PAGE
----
The Energy Flexibility Platform & Interface Energy Flexibility Platform & Interface
The Energy Flexibility Platform & Interface (EF-Pi) provides a runtime environment that makes it possible to quickly design and implement new energy services and smart appliances. EF-Pi enables easy deployment and configuration of ‘Energy Apps’ and device drivers, and provides easy interaction through the Energy Flexibility Interface. Now device manufacturers can write generic device drivers for their appliances that can be used by any Energy App that runs on EF-Pi. Also any Energy App that is developed on EF-Pi can make use of all available drivers.
The Energy Flexibility Interface
The Energy Flexibility Interface defines a standard set of control spaces for four type of devices. It is not the device that is modelled but rather its energy flexibility. Four control spaces are sufficient to cover all device types. In essence, a control space is a way to put the information that is contained within a device into a generic structure, such that Energy Apps are able to understand that device from a generic energy model. A Control Space defines the freedom in which the appliance can be started, and how much energy is consumed or produced when started. The appliance driver is a specific mapping of the specific control space of a particular appliance to the standardised Energy Flexibility Interface.
The appliance driver uses a communication protocol to communicate with the appliance. At the physical level, this could be Zigbee, Z-Wave, PLC, WIFI, Ethernet, propriety, etc. This is often provided by the manufacturer of the appliance.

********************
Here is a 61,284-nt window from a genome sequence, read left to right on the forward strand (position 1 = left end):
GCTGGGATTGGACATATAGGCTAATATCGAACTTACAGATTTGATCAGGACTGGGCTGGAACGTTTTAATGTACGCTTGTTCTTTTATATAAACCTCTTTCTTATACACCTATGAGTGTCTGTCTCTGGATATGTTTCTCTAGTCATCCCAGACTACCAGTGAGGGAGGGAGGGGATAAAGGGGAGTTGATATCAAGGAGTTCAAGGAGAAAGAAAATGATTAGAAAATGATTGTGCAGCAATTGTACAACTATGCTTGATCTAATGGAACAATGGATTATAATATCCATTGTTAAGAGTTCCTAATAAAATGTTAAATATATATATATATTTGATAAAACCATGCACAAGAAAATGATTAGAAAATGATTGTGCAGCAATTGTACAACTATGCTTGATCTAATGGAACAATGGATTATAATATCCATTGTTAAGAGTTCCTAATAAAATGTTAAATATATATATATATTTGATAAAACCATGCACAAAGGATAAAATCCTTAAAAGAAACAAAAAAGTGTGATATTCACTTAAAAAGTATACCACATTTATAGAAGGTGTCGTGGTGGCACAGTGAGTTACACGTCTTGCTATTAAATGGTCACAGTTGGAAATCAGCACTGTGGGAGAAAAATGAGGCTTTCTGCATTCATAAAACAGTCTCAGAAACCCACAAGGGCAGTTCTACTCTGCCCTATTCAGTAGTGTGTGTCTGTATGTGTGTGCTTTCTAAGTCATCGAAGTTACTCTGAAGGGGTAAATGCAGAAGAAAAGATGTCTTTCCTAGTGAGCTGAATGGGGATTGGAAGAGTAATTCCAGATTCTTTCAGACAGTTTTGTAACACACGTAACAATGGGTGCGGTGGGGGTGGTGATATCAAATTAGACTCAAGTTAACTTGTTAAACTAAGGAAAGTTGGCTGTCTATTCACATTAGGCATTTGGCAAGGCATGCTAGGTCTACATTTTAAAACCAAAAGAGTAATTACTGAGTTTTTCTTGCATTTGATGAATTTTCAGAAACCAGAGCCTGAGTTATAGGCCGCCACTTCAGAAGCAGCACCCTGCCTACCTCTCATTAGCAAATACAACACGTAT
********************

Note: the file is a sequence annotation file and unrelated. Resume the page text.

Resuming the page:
Using the Control Space of a device, Energy Apps can determine the usage profile of the devices, i.e. when a device should start or stop etc. The Energy App sends a control signal, or Allocation to the device based on certain events. In case of the PowerMatcher a control signal to the device would be the result of receiving a new market price.
The appliance driver receives the Allocation and based on this it decides the optimal way to control the device. At this point the user preferences are also taken into account. Where Control Spaces form an abstract representation of a device, Allocations are used to express what a device is requested to do. For each Control Space, there is also one Allocation type.
Uncontrollable. Has no flexibility, is measureable and may provide forecast. Examples are Photo voltaic panels, Wind Turbines, TV, indoor lighting, etc.
Time Shiftable. Operations can be shifted in time, but it has a deadline. Examples are a Washing machine, Dishwasher, etc.
Buffer/Storage. Flexible in operation for either production or consumption however operation is bound by a buffer. Examples are a Freezer, Heat Pump, CHP, Batteries, EV, etc.
Unconstrained. Flexible in operation for production. The operation is not bound by a buffer. Examples are Gas Generators, Diesel Generator, etc.
The App Store is an online store that houses all Energy Apps and appliance drivers. A person can easily browse and install new applications on their EF-Pi hub.
The Remote Management Interface allows for remote management of multiple EF-Pi nodes. This makes it possible to do remote updating of the software or remotely troubleshooting a customer.
EF-Pi user interface
The owner of a EF-Pi hub can open a dashboard or Graphical User Interface (GUI) in his browser that shows controls and information about his EF-Pi hub and the current state of his appliances in the form of Widgets. Each Widget shows information about an appliance. It is possible to have multiple Widgets per appliance.